FontillaCollageUnless you follow me on social media or are on my e-list, you may not have heard: my beloved mother, Fontilla A. Timmons, died peacefully on Monday, August 4th.

I miss my mother terribly and am still mad at cancer for what it did to her body, for taking her away, way too soon. In the world according to me, she had so much still to give; she had more years of singing ahead of her; she had more years of volunteering ahead of her; she had more years of playing xbox (something I don’t even know how to do!); she had more years of fussing at her cat, Ella, or giving the Yankees a talking to when they played poorly; she and I were to simply have more years together; she was to walk me down the aisle should I ever get married.

In case you can’t tell, I love my mother tremendously. I was very, very fortunate to have been born to and raised by her – to have been loved so deeply and unconditionally by her. She was an awesome woman and a great mother, and that isn’t a blessing I take for granted.

A petite woman (5’2″) with a BIG personality, my mother was a pioneer in many ways – not at all concerned about trying to fit in. A necessary trait for a woman whom for many years was the only female softball umpire in Western New York!

Her mantra was “love and accept yourself.” Do this, and you can love and accept others just as they are; do this, and you won’t need to seek other people’s approval to live your life.  This is how she rolled; this is what she exposed me to as a young child; but it is only as an adult did I recognize her example as such AND as an invaluable lesson and life-skill to have.

To say that my heart remains heavy is an understatement. I may be back in NYC and I may have resumed my work schedule as of this week, but I am walking around in a bit of a daze, still trying to adjust to my new reality.

My mother had been sick for several years, and every day she fought cancer valiantly. I marveled at her grace and gratitude every step of the way – especially the last two weeks of her life, which were a particularly sweet time for us. And, I am forever grateful that when she took her last breath, it was just as when I took my first — we were together.

The celebration of my mother’s life was held on Friday, August 8th. It was precisely how I wanted it to be…how I wanted to honor her.

Every decision I made about her day was filtered through these three words: meaningful, beautiful, and intimate.

  • It’s why her services were held at St. Bonaventure’s University Chapel.
  • It’s why we opened her celebration with one of her songs, her rendition of “You and I.” (Mommy’s first career was as a professional singer.)
  • It’s why the processional was Father Francis walking me down the aisle with me carrying my mother’s urn, with African drumming in the background.
  • It’s why one of my dearest friends, Toni Booker, sang my mother and I’s favorite song “His Eye Is On the Sparrow” and “Precious Lord.”
  • It’s why every speaker preceded their comments by reading a verse from my mother’s favorite scriptures.
  • It’s why “Ave Maria” came after Father Francis’ sermonic reflection but before I read the poem, “A Child Loaned” and shared my “Loving Memories.”
  • It’s why all who gathered held hands and prayed “Our Father Who Art in Heaven” in unison.
  • It’s why the closing prayer was ecumenical.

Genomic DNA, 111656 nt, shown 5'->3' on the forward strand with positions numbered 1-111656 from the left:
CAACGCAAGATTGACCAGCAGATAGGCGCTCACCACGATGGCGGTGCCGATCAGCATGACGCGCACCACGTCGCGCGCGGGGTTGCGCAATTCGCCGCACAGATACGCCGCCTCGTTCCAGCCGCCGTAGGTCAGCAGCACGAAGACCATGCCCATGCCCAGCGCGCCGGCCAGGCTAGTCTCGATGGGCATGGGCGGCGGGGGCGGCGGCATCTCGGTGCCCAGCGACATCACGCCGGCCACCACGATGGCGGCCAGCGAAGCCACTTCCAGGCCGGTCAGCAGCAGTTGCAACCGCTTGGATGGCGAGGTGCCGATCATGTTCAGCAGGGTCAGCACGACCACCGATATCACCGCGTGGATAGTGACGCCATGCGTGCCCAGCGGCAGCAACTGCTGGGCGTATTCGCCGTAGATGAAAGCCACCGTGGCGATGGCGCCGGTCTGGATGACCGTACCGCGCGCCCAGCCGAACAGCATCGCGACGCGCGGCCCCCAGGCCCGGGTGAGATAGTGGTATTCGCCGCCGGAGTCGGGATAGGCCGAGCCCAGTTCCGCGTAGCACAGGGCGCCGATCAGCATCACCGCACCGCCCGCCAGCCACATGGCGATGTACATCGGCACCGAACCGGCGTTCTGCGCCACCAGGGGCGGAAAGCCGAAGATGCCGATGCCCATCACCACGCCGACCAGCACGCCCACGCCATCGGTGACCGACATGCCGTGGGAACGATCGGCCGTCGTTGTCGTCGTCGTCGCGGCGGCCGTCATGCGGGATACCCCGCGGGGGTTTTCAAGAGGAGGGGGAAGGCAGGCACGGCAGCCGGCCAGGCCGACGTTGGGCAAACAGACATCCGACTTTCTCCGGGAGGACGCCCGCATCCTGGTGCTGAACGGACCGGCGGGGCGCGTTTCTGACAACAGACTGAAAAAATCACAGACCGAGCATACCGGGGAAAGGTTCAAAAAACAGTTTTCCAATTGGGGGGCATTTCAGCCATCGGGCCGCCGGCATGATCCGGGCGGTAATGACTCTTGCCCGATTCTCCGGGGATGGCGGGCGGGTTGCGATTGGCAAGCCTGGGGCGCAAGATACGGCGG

• It’s why the recessional music was “Happy” by Pharrell Williams.
  • It’s why the repast was a fish-fry dinner…at the Elks Club.


During a moment of quiet reflection, I would realize that the same three words that guided how I designed my mother’s celebration also described the relationship my mother had with me and her/our countless friends. These words also exemplified how my mother handled her affairs.

Talk about having it together…

  • Mommy died without a mortgage  – her house may be modest but it is paid in full.
  • Her consumer debt is negligible.
  • I am a single child, yet she still made certain all her legal paperwork was in order: Will, Power of Attorney, Health Care Proxy, Insurance. Likewise, we held certain accounts in joint-name so that I could easily pay her bills when such a time as this came to fruition.

In other words, my mother made certain that my grieving wouldn’t be interrupted by unresolved financial concerns or unaddressed financial matters. Unlike some who fall prey to poor planning, short-sightedness, and fear, my mother had the foresight, discipline, and desire to plan ahead.

Even in death, she continues to nurture me. Even in death, she continues to shape how I show up in the world and provide an example of how to live…how to rock it out! For this and soooo many other things, my gratitude is beyond measure.

Mommy, I miss you and love you!! And, just as you refused to let cancer steal your spirit and love and joy for life and living, I promise not to let grief steal mine.


p.s. to learn more about my mother – aka the woman who means the world to me – click here to read what I wrote the day of her death (you don’t need Facebook) and click here for her obituary.

p.p.s. It also means the world to me that you read my tribute to my mother. Now, I hope you’ll take action! Please make sure your financial affairs are in order – get your documents together; have the awkward conversations with family members and close friends; schedule the uncomfortable but necessary meetings. Grieving unencumbered is a truly a wonderful gift to get and to give. And if you’re not sure where to begin, start with my interview of Lori Anne Douglass, Esq. Click here to download the mp3.

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